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This winter, natural gas and utility prices are heating up. What can you do about it?

Photo courtesy of EyeLights (iStockPhoto)

Why are Natural Gas Prices Increasing?

Some utility companies regularly take measures to prevent the need for price increases. Those that have not must recover costs later in the year with price increases. These increased prices are largely in part to the challenges faced by utility and production companies earlier this year.

In early 2021, the abnormally cold temperatures throughout the south led to an abnormal demand for natural gas to heat homes and businesses. Furthermore, the south’s deep freeze led to shut-ins for natural gas production. This was an instance of both higher demand and lower supply.

As the summer came, utility companies faced additional problems. Insufferable heat waves in the Northwest prompted higher usage of natural gas-powered air conditioning. The crisis drew on gas typically intended to be stored for this winter, according to CNBC.

With the inclusion of various other factors, including Hurricane Ida’s shut-in of natural gas production in states like Texas, and higher global demand, the country’s natural gas storage stands 16.8% below last year’s levels.

What Does This Mean for Me?

Graph courtesy of the Energy Information Administration

Natural gas prices have more than tripled since October 2020, which can spell major trouble for Ohio. Since 2019, natural gas has been the state’s primary energy source for electricity generation, as reported by the U.S. Energy Information Administration. Along with natural gas, Ohio is one of the top ten most coal-consuming states. Because of the cost issues faced by natural gas customers, coal has also faced higher demand (see chart) for electricity generation. This year, coal usage for electric power was expected to rise 18%. In conjunction with natural gas, it is probably that Ohioans will face significantly larger utility bills this winter.

What Can You Do About It?

Reduce Energy Consumption and Invest in Your Home’s Energy Efficiency: Remember to use natural lighting, take shorter showers, unplug unused electronics, and hang dry laundry. Reduce your heating to what you feel is necessary. You can also invest in your home’s energy efficiency. For many tasks, the upfront investment is easily recovered through regular usage.
Changing your furnace filter is a task that should be performed at least every three months. It is a quick and easy way to help optimize your heating while bettering your home’s air quality.

Insulating your water heater is a cost that could be recovered relatively quickly — within a year —according to Take care in the use of insulation blankets, which may be prohibited by some local codes and regulations. (Call your county or city to check.) Also, be sure not to cover anything necessary for the safe operation of your water heater.

Photo courtesy of Hispanolistic (Getty Images)

Eliminating drafts and cold spots by weather stripping can save a significant amount of your heating costs with added insulation.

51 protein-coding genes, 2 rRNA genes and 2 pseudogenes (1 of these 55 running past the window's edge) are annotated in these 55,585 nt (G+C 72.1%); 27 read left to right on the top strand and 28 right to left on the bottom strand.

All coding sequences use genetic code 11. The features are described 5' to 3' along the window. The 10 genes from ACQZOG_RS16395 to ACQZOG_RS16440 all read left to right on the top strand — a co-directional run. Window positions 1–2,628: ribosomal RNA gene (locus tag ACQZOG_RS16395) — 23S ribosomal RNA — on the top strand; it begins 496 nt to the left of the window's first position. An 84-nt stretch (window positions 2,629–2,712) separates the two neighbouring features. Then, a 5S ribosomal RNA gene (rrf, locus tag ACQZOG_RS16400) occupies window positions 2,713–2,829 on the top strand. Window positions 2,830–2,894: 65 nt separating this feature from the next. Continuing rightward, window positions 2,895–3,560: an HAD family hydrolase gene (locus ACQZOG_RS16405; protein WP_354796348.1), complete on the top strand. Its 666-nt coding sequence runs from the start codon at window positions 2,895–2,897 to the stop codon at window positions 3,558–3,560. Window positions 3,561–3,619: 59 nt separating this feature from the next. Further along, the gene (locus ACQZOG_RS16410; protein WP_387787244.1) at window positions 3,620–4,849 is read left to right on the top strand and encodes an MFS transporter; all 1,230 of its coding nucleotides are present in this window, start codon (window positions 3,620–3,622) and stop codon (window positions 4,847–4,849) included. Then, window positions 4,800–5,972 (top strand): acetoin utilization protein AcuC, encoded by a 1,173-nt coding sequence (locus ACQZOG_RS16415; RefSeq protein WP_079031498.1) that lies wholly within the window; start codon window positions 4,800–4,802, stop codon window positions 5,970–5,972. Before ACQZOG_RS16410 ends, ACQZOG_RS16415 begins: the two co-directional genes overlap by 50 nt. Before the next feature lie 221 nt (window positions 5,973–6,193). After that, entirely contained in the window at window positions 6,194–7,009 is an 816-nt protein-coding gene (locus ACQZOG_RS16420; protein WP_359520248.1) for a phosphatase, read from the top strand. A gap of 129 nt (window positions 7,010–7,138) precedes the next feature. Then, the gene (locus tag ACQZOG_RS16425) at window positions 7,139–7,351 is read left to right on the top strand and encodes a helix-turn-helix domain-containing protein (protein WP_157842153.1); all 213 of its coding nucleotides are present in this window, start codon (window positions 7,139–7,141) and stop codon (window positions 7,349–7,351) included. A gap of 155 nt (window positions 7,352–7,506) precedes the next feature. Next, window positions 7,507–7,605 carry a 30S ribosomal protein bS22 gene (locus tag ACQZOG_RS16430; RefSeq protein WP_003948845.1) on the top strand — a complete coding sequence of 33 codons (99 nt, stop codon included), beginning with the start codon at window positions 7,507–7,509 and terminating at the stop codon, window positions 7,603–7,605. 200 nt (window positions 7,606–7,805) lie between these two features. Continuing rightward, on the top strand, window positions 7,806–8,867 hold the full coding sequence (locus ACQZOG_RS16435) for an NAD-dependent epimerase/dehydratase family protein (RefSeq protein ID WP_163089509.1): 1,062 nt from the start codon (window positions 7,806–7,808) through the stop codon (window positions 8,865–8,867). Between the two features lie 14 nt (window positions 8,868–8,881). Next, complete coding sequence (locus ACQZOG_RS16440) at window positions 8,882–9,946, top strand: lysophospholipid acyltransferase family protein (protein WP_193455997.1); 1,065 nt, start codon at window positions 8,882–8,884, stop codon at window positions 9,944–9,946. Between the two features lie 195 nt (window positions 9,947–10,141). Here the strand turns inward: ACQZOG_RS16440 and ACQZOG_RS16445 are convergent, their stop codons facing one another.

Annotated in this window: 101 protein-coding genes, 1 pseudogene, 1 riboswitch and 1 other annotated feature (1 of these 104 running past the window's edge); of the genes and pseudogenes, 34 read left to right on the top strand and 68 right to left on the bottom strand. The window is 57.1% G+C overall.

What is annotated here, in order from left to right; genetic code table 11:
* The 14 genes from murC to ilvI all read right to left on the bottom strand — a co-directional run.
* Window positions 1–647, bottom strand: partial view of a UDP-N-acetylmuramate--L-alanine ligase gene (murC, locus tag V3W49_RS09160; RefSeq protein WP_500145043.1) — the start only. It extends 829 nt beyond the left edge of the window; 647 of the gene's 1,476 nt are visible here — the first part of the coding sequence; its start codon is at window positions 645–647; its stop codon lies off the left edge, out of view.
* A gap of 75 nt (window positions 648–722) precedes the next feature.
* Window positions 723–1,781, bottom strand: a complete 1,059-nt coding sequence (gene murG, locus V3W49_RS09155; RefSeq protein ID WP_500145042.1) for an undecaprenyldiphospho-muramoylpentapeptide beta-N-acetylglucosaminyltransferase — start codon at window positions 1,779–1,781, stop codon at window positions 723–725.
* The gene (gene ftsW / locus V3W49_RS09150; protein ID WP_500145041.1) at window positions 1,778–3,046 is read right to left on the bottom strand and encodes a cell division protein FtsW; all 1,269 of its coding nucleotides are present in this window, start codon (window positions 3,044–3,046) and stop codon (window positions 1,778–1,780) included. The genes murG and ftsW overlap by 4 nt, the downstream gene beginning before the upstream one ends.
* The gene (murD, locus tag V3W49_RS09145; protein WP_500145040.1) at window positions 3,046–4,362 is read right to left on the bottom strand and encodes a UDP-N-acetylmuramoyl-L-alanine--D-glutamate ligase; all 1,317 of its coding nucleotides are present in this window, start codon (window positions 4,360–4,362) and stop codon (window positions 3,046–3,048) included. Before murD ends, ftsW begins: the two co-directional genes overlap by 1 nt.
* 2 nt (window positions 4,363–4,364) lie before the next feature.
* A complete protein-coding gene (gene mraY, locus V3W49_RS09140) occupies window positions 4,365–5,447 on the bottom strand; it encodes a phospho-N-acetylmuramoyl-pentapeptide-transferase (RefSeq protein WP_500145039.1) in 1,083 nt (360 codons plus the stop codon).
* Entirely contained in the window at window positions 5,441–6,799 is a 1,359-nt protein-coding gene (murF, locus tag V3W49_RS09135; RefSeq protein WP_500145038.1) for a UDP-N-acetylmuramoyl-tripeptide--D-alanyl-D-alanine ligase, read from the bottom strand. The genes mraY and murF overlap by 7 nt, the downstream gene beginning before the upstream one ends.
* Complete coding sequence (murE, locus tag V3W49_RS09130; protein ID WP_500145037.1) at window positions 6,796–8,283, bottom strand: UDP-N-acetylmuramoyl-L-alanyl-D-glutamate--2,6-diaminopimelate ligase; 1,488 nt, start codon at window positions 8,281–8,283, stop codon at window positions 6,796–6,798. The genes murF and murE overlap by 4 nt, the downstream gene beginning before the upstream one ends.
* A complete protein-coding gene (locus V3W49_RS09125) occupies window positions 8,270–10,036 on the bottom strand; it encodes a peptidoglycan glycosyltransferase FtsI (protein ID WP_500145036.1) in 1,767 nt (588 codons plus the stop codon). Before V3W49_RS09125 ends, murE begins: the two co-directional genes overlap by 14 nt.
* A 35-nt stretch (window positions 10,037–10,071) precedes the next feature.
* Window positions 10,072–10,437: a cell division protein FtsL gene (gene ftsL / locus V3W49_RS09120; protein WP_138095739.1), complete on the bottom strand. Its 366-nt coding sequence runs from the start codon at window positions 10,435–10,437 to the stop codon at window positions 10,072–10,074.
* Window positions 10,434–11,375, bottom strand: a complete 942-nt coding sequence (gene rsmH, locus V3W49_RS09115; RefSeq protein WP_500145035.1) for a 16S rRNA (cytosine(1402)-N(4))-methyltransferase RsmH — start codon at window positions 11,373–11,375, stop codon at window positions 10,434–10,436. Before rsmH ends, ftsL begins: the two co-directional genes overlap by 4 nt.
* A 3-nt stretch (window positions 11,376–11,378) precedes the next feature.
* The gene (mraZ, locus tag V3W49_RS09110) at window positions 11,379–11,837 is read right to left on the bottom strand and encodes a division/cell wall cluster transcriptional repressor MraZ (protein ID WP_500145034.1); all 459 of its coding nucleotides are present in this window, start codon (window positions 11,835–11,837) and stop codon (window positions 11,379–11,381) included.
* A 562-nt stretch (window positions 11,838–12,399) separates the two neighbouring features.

Furthermore, the investment in weather stripping is usually recovered relatively quickly. Chances are, there is still more insulation your home can use. First, a home energy audit by a qualified professional would identify where insulation is needed. The Home Energy Saver tool can calculate the amount of insulation required with costs and rate of return.

How can I get assistance?

Home Energy Assistance Program: The Home Energy Assistance Program (HEAP) assists an estimated 6 million low-income households each year. The basis of awarding assistance varies by state. For Ohio, residents with annual pre-tax household incomes below 60 percent of the state’s median are eligible for assistance. Those participating in, or with family members in some benefit programs (including SNAP, SSI, and TANF) are automatically eligible. Applications for heating assistance are available year-round. Find additional information and apply here.

Ohio Weatherization Assistance Program: The Ohio Weatherization Assistance Program aims to increase energy efficiency and reduce energy usage for low-income Ohioans. After conducting an energy audit, assistance includes:

  • Attic, wall, and basement insulation
  • Blower door guided air leakage reduction
  • Heating system repairs or replacements

Only Ohio residents are eligible to apply for the program. Those participating in SSI or TANF are automatically eligible for assistance. Priority assistance is usually given to:

  • Those age 60+
  • Those with disabled family members
  • Those with children

Find more information and apply here.

Look Into Your Billing Options: Depending on your utility provider, you may have options that can ease high surges in pricing. Rather than paying actual fluctuating energy costs each month, you might be able to pay an average amount. While this does not provide a truly discounted price, it offers predictable billing over 12 months. Electricity customers may be eligible for time-of-use plans that charge higher rates during peak periods and lower rates during off-peak periods. With this, you would be able to take advantage of these off-peak periods and use your energy strategically.

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